Perhaps the Most Influential Artist since Michelangelo
It is fitting that an artist working in so many different media – paint, pencil, costume design, theatre and film sets, sculpture and ceramics – should have as many names as he had talents. No surprise, then, that in 1881, the year of his birth in northern Spain, the man we know today as Picasso was given the name Pablo Diego José Francisco de Paula Juan Nepomuceno María de los Remedios Cipriano de la Santísima Trinidad Ruiz y Picasso. His father was an artist himself and taught his son from the tender age of seven to copy the great masters. He was able to persuade the academy where he worked to admit Pablo at only thirteen to advanced classes and then to finance his further studies in Madrid (although the young man preferred to wander around galleries rather than to attend classes.
When he was just nineteen, Picasso ventured to Paris where he shared a room with a journalist friend, Max Jacob, one using the bed at night and the other in the daytime. Their poverty was so extreme that they were often hungry and, sometimes, had to burn Pablo’s paintings to keep warm. But it was in this tiny room that the young artist started to produce some of the work we recognize today as among his greatest. Blue and green dominated his paintings for three years, perhaps suggesting his unhappiness, a theory that is lent weight by the suicide of his friend, Charles Casagemas, a Catalan poet and painter at the age of only twenty, and his choice of so many tragic subjects for his themes.
In 1904, this style gave way to his Rose Period, which featured warmer pinks, reds and yellows and often included clowns and circus performers. One of the works he produced at the time, ‘Boy with a Pipe’, sold for more than $100,000,000 in 2004. It was also around this time that Picasso met Gertrude Stein, the American novelist, critic and art collector living in Paris, who seemed to know everyone from Ernest Hemingway to the young Spaniard. In fact, he painted her too, although a friend complained that she did not look like the portrait. Picasso replied: “She will!”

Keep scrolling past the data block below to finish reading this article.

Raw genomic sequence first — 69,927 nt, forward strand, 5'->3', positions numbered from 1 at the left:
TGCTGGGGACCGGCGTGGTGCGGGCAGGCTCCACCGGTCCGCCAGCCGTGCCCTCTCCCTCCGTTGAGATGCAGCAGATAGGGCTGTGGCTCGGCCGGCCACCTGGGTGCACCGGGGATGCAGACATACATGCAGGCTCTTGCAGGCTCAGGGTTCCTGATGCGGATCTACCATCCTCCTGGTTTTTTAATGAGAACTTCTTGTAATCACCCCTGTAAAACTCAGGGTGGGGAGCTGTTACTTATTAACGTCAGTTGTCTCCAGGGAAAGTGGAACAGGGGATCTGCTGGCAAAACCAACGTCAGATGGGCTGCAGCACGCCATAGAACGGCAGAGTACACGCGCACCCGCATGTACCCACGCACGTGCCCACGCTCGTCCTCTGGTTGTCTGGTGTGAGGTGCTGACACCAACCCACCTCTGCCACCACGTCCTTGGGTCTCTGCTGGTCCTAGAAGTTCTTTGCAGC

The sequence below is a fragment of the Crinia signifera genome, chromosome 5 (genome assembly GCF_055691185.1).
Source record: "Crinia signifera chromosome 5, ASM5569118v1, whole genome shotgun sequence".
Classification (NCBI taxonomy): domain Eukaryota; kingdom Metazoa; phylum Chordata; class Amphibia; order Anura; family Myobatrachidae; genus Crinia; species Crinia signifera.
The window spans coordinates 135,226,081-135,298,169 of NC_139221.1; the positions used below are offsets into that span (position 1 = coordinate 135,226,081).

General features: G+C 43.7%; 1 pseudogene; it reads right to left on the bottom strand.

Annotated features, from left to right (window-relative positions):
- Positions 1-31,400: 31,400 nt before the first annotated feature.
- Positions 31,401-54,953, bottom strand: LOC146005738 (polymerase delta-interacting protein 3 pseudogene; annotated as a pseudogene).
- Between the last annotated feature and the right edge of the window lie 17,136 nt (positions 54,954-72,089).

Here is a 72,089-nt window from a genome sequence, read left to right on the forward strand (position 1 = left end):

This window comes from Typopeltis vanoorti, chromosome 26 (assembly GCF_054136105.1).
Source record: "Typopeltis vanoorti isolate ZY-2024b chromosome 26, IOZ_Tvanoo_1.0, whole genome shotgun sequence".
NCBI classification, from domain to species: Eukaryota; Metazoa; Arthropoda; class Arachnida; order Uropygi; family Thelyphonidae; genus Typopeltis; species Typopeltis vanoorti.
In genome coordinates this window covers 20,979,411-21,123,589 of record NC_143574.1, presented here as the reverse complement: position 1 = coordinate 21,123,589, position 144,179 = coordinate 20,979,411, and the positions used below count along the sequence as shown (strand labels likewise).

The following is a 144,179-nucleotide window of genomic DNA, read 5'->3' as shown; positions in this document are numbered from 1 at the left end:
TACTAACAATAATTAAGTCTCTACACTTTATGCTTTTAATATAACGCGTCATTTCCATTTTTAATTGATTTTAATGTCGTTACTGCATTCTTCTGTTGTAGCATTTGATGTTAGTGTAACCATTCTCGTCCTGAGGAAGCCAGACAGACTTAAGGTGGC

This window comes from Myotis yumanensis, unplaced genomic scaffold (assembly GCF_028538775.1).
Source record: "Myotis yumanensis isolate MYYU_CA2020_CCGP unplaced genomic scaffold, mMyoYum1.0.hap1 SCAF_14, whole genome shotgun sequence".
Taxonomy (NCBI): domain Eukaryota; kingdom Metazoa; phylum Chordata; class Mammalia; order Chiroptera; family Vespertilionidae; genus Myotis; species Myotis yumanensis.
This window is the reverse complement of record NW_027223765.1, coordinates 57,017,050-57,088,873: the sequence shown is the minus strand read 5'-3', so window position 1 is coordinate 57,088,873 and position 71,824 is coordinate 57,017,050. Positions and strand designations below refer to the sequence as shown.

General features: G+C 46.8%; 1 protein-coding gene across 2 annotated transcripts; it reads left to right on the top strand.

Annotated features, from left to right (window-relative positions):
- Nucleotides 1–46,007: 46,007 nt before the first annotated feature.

Stein was useful in securing Pablo commissions and introducing him to buyers, dealers and other painters, as well as purchasing some of his work for herself. This was important to a budding artist as Stein had a well-publicised reputation of recognizing genius, which could only benefit the many young writers and painters she patronized. It was also at Gertrude Stein’s home, where he met Henri Matisse, the French painter and sculptor, who became a lifelong friend and rival of Picasso’s.
The Rose Period gave way to one influenced by African themes and, in 1909, to Cubism, perhaps the style for which the artist is best-known. He claimed to have developed this approach (with the French artist, Georges Braque) by observing the shapes of composite parts of a whole being or object. Many of the artist’s paintings from this period were very similar to Braque’s and used the same range of somber – even boring – colours, like greys, browns and the like. A few years later, Picasso again veered off and began to add scraps of wallpaper or fabric to his work, the first time this had ever been done in serious painting.